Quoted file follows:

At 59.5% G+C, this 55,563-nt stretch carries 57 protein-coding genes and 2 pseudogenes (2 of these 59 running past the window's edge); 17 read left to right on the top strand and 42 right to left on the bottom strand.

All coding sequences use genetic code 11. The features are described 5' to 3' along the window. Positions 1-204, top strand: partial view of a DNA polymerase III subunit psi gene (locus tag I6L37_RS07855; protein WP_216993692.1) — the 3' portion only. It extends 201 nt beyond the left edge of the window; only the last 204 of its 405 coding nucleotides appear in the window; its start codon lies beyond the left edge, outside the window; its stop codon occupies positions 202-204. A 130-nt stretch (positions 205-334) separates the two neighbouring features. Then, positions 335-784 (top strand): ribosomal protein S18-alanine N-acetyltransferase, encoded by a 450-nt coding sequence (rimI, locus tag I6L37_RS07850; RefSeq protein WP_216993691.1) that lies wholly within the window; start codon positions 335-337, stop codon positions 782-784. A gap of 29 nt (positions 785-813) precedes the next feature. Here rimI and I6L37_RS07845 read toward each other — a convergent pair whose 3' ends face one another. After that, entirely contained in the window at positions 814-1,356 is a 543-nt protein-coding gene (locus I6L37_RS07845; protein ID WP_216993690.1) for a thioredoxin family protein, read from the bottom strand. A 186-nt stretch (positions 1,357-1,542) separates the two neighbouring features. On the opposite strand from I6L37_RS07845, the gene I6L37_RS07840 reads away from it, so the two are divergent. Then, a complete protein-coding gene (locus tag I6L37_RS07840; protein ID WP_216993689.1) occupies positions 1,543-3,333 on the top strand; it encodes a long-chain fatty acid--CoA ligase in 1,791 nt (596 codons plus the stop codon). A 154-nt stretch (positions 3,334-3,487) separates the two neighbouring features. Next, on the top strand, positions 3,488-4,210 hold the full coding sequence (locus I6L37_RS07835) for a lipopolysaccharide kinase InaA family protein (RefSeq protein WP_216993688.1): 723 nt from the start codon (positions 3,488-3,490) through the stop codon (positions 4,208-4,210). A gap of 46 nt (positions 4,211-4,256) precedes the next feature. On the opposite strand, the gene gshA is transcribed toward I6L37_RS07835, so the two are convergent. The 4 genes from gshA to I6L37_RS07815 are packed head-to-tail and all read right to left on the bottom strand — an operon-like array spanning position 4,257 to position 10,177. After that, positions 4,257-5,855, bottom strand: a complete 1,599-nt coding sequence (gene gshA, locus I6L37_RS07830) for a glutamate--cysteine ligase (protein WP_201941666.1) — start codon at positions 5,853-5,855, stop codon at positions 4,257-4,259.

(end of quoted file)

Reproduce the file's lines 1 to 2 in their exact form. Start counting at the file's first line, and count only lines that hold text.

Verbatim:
At 59.5% G+C, this 55,563-nt stretch carries 57 protein-coding genes and 2 pseudogenes (2 of these 59 running past the window's edge); 17 read left to right on the top strand and 42 right to left on the bottom strand.

All coding sequences use genetic code 11. The features are described 5' to 3' along the window. Positions 1-204, top strand: partial view of a DNA polymerase III subunit psi gene (locus tag I6L37_RS07855; protein WP_216993692.1) — the 3' portion only. It extends 201 nt beyond the left edge of the window; only the last 204 of its 405 coding nucleotides appear in the window; its start codon lies beyond the left edge, outside the window; its stop codon occupies positions 202-204. A 130-nt stretch (positions 205-334) separates the two neighbouring features. Then, positions 335-784 (top strand): ribosomal protein S18-alanine N-acetyltransferase, encoded by a 450-nt coding sequence (rimI, locus tag I6L37_RS07850; RefSeq protein WP_216993691.1) that lies wholly within the window; start codon positions 335-337, stop codon positions 782-784. A gap of 29 nt (positions 785-813) precedes the next feature. Here rimI and I6L37_RS07845 read toward each other — a convergent pair whose 3' ends face one another. After that, entirely contained in the window at positions 814-1,356 is a 543-nt protein-coding gene (locus I6L37_RS07845; protein ID WP_216993690.1) for a thioredoxin family protein, read from the bottom strand. A 186-nt stretch (positions 1,357-1,542) separates the two neighbouring features. On the opposite strand from I6L37_RS07845, the gene I6L37_RS07840 reads away from it, so the two are divergent. Then, a complete protein-coding gene (locus tag I6L37_RS07840; protein ID WP_216993689.1) occupies positions 1,543-3,333 on the top strand; it encodes a long-chain fatty acid--CoA ligase in 1,791 nt (596 codons plus the stop codon). A 154-nt stretch (positions 3,334-3,487) separates the two neighbouring features. Next, on the top strand, positions 3,488-4,210 hold the full coding sequence (locus I6L37_RS07835) for a lipopolysaccharide kinase InaA family protein (RefSeq protein WP_216993688.1): 723 nt from the start codon (positions 3,488-3,490) through the stop codon (positions 4,208-4,210). A gap of 46 nt (positions 4,211-4,256) precedes the next feature. On the opposite strand, the gene gshA is transcribed toward I6L37_RS07835, so the two are convergent. The 4 genes from gshA to I6L37_RS07815 are packed head-to-tail and all read right to left on the bottom strand — an operon-like array spanning position 4,257 to position 10,177. After that, positions 4,257-5,855, bottom strand: a complete 1,599-nt coding sequence (gene gshA, locus I6L37_RS07830) for a glutamate--cysteine ligase (protein WP_201941666.1) — start codon at positions 5,853-5,855, stop codon at positions 4,257-4,259.